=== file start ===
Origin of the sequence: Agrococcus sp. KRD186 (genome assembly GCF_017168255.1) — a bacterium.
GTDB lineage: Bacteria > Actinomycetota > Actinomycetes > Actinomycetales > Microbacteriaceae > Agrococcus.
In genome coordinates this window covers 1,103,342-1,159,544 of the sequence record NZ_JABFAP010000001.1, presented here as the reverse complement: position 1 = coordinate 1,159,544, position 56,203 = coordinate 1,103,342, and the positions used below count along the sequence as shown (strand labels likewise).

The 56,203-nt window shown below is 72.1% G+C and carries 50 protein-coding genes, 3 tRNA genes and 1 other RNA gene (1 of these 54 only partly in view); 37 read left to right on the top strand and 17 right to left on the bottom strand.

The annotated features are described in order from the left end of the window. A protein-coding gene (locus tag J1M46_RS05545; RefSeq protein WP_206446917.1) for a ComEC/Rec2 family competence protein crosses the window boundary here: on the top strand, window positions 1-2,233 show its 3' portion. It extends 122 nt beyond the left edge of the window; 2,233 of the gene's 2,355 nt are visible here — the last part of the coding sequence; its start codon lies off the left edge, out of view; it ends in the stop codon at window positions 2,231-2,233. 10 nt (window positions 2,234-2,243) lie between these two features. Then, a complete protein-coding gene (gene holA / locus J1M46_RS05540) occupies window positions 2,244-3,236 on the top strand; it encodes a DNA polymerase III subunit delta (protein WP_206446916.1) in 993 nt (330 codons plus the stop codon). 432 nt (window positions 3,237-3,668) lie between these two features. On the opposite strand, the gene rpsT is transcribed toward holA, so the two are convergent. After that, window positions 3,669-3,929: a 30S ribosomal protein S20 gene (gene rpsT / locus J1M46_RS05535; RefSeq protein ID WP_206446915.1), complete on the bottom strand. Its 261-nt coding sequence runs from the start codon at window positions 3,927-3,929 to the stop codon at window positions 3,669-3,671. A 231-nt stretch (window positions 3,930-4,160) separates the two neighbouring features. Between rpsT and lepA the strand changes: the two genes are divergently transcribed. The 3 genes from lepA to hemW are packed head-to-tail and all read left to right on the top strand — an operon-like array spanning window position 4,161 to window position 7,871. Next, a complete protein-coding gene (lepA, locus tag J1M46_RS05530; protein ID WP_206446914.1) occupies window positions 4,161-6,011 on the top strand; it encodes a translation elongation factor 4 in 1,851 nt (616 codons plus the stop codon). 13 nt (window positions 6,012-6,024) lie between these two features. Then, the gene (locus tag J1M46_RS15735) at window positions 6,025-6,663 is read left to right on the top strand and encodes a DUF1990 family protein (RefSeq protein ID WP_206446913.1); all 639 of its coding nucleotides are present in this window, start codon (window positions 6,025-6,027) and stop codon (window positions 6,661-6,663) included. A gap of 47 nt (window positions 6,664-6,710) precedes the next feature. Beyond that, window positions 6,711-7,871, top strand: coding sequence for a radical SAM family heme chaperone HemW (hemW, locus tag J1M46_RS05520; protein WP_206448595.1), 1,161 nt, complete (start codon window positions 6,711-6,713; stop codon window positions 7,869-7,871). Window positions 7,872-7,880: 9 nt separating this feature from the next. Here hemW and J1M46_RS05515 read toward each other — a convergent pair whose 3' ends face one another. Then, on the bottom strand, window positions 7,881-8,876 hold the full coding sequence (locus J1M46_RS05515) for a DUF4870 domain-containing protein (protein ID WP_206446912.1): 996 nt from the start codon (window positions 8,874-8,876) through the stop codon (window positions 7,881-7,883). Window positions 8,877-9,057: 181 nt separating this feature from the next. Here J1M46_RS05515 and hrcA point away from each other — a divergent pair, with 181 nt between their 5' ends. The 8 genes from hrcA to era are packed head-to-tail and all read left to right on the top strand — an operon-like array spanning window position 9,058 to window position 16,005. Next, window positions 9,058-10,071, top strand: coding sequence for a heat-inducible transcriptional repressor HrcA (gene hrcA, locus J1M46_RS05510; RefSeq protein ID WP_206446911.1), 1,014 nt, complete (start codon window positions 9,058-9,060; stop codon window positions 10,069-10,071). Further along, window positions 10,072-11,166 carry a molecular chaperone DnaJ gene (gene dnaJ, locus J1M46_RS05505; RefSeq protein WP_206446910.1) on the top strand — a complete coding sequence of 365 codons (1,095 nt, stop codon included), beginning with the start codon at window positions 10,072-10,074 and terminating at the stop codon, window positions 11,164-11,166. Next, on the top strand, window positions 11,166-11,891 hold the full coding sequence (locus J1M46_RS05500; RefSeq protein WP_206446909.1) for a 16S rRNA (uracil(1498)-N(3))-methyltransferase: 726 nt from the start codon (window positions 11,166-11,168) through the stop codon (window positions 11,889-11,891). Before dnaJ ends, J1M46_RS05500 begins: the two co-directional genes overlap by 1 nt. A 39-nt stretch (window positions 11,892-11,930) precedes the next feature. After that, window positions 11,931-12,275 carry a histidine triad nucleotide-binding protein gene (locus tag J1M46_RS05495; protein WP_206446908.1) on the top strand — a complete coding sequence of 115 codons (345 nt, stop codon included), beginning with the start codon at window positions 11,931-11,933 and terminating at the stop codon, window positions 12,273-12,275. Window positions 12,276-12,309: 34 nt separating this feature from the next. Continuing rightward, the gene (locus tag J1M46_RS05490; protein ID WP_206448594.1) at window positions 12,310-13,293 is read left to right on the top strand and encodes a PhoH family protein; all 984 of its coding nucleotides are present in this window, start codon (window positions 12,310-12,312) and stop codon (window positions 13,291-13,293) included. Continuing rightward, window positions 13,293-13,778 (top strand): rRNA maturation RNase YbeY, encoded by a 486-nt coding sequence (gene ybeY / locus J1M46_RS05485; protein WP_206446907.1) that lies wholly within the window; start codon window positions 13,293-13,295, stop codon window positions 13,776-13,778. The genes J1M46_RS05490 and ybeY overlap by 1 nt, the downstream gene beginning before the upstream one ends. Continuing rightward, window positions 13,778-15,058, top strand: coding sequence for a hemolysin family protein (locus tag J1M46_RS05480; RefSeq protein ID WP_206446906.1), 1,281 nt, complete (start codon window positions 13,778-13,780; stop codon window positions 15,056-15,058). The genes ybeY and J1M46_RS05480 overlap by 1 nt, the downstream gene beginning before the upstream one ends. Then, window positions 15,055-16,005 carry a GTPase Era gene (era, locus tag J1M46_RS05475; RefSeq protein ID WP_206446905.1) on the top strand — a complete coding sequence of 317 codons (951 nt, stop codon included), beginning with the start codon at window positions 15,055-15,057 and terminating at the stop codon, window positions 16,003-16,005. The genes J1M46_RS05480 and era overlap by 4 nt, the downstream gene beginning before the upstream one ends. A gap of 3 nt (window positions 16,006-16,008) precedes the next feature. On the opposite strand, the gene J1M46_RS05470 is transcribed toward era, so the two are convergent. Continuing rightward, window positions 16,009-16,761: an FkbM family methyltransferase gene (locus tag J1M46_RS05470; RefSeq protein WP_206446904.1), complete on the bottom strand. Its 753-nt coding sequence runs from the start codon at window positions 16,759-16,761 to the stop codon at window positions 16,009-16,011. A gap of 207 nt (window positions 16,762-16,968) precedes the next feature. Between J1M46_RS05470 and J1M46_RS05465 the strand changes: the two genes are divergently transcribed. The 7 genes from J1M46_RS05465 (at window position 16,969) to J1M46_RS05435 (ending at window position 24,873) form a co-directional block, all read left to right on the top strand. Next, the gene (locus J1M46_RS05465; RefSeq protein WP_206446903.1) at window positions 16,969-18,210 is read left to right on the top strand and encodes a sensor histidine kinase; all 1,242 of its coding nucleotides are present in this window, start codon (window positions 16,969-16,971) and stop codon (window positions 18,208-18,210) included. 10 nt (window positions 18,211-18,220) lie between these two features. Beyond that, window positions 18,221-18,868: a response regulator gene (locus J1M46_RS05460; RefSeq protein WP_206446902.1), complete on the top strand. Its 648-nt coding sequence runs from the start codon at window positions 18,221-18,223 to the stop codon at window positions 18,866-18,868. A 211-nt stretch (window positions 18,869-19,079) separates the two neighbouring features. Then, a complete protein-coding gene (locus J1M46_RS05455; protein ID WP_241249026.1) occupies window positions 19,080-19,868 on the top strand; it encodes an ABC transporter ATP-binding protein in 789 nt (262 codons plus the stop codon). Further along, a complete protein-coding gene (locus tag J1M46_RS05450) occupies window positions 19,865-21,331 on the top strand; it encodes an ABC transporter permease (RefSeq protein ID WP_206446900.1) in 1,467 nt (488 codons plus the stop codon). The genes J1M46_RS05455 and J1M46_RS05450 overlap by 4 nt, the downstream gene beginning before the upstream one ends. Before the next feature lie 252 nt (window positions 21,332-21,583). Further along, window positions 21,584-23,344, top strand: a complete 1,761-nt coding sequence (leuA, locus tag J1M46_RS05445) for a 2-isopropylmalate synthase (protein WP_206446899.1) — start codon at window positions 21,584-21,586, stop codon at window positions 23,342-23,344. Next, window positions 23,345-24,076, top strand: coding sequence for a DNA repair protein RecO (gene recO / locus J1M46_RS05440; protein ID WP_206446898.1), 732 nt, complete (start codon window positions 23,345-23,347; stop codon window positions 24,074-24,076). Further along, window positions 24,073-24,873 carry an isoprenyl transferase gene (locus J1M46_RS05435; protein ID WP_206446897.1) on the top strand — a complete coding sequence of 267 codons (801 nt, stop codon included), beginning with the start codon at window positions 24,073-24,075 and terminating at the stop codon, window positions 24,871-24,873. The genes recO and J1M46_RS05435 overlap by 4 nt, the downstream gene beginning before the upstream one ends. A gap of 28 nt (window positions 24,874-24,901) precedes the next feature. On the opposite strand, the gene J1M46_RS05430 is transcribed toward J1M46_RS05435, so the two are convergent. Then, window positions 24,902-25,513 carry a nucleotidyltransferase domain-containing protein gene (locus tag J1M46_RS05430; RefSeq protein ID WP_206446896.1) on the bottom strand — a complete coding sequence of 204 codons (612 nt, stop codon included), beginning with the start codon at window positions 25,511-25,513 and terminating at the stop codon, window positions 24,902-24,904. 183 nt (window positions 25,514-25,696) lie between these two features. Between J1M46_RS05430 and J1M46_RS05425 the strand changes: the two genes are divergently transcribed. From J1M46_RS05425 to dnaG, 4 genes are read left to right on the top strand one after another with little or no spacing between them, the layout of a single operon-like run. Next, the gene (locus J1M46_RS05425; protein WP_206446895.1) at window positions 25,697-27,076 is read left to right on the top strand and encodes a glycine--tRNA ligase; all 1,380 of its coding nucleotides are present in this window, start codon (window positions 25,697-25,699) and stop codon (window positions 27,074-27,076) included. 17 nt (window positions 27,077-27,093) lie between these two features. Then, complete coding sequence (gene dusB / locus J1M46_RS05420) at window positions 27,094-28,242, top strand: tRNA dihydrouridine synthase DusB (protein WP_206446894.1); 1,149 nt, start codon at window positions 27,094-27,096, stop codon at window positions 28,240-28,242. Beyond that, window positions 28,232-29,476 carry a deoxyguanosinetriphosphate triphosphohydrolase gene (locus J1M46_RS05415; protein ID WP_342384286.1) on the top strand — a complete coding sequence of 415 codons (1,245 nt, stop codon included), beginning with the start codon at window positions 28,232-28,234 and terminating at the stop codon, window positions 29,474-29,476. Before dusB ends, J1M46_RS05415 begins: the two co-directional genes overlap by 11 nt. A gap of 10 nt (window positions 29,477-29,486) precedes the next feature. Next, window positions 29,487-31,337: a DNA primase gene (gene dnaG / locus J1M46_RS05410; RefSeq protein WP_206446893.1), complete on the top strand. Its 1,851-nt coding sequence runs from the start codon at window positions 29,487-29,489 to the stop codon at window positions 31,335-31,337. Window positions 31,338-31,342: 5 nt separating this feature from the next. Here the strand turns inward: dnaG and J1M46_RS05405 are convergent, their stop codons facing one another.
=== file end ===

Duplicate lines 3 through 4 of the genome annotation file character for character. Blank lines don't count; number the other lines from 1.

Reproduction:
In genome coordinates this window covers 1,103,342-1,159,544 of the sequence record NZ_JABFAP010000001.1, presented here as the reverse complement: position 1 = coordinate 1,159,544, position 56,203 = coordinate 1,103,342, and the positions used below count along the sequence as shown (strand labels likewise).

The 56,203-nt window shown below is 72.1% G+C and carries 50 protein-coding genes, 3 tRNA genes and 1 other RNA gene (1 of these 54 only partly in view); 37 read left to right on the top strand and 17 right to left on the bottom strand.